corrosion is concentrated in the uncoated end leading to specific core rupture across the
 diameter. Figs. 3 and 4 show the difference in crack propagation between the un-coated and
 epoxy coated deformed bars respectively. The comparison between the un-coated deformed
 bars and plain bars, showed that the plain bars have less mass loss than the deformed ones.
 This can be related to the high surface area of deformed bars. The plain bars had also less
 mass loss than the deformed coated ones. The plain bars are steel 37, while the deformed bars
 are steel 60, therefore the difference in corrosion rate can be attributed to the difference in

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International Journal of Civil Engineering and Technology (IJCIET), ISSN 0976 – 6308
(Print), ISSN 0976 – 6316(Online) Volume 4, Issue 3, May - June (2013), © IAEME

chemical composition between the two types of steel, showing that steel 37 is more resistant
to corrosion than steel 60. The uncoated bars also showed uniform corrosion along the total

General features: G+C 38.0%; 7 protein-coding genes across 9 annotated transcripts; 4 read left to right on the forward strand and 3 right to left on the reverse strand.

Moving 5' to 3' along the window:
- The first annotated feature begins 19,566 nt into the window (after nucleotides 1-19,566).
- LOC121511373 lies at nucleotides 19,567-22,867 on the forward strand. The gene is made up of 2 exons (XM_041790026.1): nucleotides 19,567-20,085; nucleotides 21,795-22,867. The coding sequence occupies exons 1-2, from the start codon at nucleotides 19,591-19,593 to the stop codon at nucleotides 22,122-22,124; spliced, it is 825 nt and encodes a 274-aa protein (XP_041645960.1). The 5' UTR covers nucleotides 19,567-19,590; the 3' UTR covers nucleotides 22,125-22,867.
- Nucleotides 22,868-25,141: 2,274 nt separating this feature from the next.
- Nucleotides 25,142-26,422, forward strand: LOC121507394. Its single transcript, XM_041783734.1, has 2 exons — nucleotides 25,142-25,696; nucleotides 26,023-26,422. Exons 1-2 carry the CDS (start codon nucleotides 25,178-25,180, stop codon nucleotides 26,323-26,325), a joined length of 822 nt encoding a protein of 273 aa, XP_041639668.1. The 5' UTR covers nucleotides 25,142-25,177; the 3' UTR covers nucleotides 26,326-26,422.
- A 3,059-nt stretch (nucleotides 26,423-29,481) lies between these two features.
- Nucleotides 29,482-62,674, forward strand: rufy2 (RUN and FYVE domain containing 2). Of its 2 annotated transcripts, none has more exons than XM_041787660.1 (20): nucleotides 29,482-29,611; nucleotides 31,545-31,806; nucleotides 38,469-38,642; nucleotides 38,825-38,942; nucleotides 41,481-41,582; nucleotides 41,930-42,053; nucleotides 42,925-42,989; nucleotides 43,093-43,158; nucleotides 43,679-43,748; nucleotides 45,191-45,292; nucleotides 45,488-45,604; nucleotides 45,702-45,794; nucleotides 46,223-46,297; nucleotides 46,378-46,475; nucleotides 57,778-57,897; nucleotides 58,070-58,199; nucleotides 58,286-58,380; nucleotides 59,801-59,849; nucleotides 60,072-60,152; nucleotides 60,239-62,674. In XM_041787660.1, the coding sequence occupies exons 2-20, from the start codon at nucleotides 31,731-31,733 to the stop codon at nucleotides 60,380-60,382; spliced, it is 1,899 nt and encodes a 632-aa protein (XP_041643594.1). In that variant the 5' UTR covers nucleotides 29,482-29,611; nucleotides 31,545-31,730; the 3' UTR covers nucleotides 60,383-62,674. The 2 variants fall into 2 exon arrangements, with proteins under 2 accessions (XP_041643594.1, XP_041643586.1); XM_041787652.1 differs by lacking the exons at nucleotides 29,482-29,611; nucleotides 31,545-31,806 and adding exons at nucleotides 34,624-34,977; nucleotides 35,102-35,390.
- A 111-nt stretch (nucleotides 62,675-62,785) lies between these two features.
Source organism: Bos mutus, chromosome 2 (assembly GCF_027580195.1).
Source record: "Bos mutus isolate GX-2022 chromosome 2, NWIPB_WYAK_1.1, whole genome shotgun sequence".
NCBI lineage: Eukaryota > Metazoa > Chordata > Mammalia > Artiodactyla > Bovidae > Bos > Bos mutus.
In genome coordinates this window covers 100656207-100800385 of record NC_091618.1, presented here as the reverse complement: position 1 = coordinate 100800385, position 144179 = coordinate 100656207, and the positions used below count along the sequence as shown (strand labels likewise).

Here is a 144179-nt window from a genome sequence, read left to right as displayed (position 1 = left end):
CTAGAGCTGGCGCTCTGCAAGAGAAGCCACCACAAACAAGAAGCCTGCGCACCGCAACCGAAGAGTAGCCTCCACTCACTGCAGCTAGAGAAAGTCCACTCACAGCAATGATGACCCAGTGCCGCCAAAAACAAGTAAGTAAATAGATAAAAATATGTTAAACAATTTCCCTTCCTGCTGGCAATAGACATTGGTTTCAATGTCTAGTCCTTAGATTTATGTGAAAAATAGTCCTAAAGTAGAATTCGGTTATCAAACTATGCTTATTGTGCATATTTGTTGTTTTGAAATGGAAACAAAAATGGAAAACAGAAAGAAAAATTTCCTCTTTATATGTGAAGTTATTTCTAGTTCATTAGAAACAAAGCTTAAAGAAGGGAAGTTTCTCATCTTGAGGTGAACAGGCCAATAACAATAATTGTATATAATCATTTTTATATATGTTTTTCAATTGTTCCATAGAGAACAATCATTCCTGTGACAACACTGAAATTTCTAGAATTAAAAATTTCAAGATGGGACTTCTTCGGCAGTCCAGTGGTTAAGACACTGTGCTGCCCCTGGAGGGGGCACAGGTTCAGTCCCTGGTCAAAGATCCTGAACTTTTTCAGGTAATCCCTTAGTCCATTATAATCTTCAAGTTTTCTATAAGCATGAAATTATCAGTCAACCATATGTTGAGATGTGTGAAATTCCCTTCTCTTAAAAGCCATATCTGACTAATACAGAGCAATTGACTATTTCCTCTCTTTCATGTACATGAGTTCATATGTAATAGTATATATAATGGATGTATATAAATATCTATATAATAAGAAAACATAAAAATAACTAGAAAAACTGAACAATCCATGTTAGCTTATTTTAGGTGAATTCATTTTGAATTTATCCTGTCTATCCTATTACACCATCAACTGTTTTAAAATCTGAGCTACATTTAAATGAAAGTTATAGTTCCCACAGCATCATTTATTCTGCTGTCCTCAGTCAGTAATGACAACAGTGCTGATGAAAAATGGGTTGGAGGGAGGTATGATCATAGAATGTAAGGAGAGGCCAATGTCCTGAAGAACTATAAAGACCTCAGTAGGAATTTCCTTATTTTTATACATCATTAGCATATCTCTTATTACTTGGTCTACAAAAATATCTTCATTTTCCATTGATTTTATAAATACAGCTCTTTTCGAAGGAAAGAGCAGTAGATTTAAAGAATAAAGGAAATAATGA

bar length, while the epoxy coated bars showed concentrated corrosion at un-coated end
leading to localized stresses at the bottom third of the concrete cylinder.

        Table 4: Rib and diameter loss of steel bars at different degrees of corrosion

                                             Rib profile loss as a percentage of zero corrosion
 Concrete                                                      rib height (%)
                       Steel Type
  Type                                                                              Severe
                                             Pre-cracking        Cracking
                                                                                  Corrosion
                Plain St37(diameter loss)*         8.7            16.1              18.8
  30MPa,
                Deformed Uncoated St60             69.2          98.56            (131.2)**
  w/c=0.32
                 Deformed Coated St60              81.2           92.1            (122.1)**